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Celtic chord scheme help


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  • Celtic chord scheme help

    Hey all!

    First things first, im new here, this is my first topic and post, so if its in the wrong section then my sincere apologies. I have looked to where to post it, but found out that this was the most suitable place to post.

    But ok, i do have a problem..

    I really, REALLY do love the tradtional celtic songs, and then especially the songs with those very fast fiddle melodies, you know what i mean, usually they are in 6/8 but they are in 4/4 as well.

    Now, I am a keyboard player, (also a lot of other instruments, but nevermind that, since i will introduce myself somewhere else on this forum too), and there i have such kind of fiddle to play, and some very awesome celtic styles. But...

    I try to find out what chord scheme i should use.. But everytime i try it, i cannot find the right one so that the fiddle pattern sounds a bit like those celtic songs...

    Its not about my finger speed.. I am fast enough to conquer those fiddle melodies, but i just mess up my chord scheme..

    You know, i was tought at tradtional piano study that a blues scheme is: C C F C G F C for both the verses and the chorus, and that you eventually can add a bridge with A Flat and B flat (Ab Bb)

    That all does sound good, but not for celtic songs

    I have tried almost everything.. CFCFG, GFGFD, GDGDC and so forth, but that all didnt sound that good.
    The first one CFCFG was the closest..

    So, can someone please tell me what a typical celtic chord scheme is for those fast fiddle melodies, so i can try them out?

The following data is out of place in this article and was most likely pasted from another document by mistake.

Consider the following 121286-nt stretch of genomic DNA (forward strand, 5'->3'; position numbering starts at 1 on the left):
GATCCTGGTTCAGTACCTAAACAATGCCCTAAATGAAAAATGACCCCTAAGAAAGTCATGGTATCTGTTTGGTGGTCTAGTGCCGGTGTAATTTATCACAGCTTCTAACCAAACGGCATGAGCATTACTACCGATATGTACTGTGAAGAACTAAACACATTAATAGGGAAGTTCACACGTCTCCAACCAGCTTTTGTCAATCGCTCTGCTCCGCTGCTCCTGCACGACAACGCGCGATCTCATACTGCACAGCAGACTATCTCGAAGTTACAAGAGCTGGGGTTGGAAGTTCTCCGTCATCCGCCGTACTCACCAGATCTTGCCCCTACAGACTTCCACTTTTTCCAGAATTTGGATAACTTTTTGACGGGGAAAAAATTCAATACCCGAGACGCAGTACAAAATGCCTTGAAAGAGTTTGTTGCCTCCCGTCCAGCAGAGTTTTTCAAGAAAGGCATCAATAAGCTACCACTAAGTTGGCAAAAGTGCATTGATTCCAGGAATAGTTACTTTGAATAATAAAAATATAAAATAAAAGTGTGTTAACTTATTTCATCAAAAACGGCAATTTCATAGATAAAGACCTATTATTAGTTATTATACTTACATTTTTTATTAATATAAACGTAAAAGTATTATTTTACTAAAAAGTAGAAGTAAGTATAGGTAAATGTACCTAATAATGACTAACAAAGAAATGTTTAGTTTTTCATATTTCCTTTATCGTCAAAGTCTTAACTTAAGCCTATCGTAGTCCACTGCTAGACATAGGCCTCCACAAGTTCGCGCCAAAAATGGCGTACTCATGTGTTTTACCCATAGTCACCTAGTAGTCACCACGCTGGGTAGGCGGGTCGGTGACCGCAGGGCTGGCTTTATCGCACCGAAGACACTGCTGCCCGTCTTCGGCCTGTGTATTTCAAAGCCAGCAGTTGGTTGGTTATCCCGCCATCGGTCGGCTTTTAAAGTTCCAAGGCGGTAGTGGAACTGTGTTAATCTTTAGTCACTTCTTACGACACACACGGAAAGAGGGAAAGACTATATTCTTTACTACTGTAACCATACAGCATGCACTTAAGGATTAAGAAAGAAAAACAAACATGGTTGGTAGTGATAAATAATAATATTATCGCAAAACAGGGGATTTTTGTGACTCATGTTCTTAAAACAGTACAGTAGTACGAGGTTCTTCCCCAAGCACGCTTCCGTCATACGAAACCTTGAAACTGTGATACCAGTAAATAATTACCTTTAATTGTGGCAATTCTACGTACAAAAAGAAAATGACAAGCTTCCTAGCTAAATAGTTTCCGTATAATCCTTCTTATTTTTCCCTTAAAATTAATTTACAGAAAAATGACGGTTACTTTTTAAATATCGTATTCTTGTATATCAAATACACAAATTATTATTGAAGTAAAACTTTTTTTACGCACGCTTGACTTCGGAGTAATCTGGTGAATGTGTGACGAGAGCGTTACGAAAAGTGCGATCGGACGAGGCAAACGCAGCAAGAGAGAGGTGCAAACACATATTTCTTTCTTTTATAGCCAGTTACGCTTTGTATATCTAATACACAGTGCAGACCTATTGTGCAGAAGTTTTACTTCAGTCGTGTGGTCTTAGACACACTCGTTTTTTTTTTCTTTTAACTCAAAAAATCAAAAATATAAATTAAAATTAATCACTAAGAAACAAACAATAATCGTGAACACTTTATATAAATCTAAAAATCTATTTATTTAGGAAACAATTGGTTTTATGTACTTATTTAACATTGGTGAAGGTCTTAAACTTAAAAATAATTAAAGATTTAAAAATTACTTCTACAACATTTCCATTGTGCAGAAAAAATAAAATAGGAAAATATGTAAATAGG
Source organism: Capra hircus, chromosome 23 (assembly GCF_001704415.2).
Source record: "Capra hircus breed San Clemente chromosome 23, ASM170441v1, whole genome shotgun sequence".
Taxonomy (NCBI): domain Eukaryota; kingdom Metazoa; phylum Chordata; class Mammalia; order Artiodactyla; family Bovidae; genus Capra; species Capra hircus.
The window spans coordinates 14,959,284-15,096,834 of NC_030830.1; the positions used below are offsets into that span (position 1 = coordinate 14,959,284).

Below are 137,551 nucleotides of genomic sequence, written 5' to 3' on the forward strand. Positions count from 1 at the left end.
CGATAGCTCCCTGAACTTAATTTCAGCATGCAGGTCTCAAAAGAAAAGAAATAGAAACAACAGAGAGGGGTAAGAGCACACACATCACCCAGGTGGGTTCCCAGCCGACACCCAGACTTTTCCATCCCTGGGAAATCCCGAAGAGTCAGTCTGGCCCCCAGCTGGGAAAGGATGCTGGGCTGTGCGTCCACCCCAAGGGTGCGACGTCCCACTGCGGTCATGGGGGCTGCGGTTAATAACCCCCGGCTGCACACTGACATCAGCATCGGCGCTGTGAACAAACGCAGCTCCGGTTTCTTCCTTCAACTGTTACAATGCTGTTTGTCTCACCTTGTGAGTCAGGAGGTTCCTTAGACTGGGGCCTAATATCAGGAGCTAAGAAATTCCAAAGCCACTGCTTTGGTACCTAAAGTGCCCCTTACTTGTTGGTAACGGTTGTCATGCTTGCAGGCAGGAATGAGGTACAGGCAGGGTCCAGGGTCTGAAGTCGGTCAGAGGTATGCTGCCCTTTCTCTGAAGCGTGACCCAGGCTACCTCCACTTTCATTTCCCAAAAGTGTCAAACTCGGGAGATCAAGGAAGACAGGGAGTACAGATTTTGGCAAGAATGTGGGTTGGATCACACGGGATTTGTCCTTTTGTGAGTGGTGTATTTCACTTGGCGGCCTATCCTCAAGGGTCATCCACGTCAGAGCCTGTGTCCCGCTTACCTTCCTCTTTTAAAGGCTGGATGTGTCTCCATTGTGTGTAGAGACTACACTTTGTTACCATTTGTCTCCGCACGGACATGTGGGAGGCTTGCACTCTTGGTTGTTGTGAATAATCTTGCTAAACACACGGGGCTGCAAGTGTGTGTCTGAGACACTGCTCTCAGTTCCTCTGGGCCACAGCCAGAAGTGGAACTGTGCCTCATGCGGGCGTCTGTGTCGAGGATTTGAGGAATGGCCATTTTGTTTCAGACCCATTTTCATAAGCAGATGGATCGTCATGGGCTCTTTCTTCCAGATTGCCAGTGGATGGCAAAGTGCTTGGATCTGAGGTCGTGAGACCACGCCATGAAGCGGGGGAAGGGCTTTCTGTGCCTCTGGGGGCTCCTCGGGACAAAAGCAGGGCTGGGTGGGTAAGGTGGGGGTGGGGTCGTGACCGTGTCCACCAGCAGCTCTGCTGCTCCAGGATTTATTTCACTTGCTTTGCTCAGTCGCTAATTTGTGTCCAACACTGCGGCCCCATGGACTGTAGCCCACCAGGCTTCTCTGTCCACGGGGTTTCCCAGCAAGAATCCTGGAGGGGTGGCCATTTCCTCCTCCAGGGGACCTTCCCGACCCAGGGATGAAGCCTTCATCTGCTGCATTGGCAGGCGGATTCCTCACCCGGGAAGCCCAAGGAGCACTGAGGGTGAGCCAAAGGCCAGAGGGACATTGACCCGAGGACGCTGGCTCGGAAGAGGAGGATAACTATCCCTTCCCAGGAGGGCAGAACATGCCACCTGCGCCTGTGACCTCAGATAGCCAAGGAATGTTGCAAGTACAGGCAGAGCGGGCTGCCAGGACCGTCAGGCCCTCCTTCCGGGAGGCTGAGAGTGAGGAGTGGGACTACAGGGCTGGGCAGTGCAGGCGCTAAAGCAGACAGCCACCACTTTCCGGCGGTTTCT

Thnx in advance, 

    Cheers, Mara

  • #2

    Having tried myself to write a Celtic-sounding tune I look forward to what people have to say on the subject.

    “Good Vibrations” was probably a good record but who's to know? You had to play it about 90 bloody times to even hear what they were singing about. What’s next? Rock opera? —Pete Townshend, Melody Maker Interview, 1966.


    • blue2blue
      blue2blue commented
      Editing a comment

      Celtic music is often modal, and often tends to lean toward what  amount to 5 and 6 note scales. Scales with what amout to flat 7's are common.

      Honestly, I would take a couple of example songs and try to break them down.


      I found this perhaps over-simplified breakdown of "She Moves Through the Fair": http://tabs.ultimate-guitar.com/f/fairport_convention/she_moves_through_the_fair_crd.htm

      I would break up the long D stretches with a quick C to cover the melody as it dips (or goes up, it's done both ways): so,  in the first verse, hitting a C chord to cover "to" in the first line and "slight" in the third.


      Of course,  it wouldn't be folk music if different folks didn't stroke it different ways... here's an entirely different chord arrangement of the same tune, in the key of G, but with the real difference is the relationship of the chords: http://www.irishmusicdaily.com/she-moved-through-the-fair-lyrics-and-chords [to be honest, I think this guy or gal is off in space, but, again,  the different chords presumably reflect one of the alternate melodies.]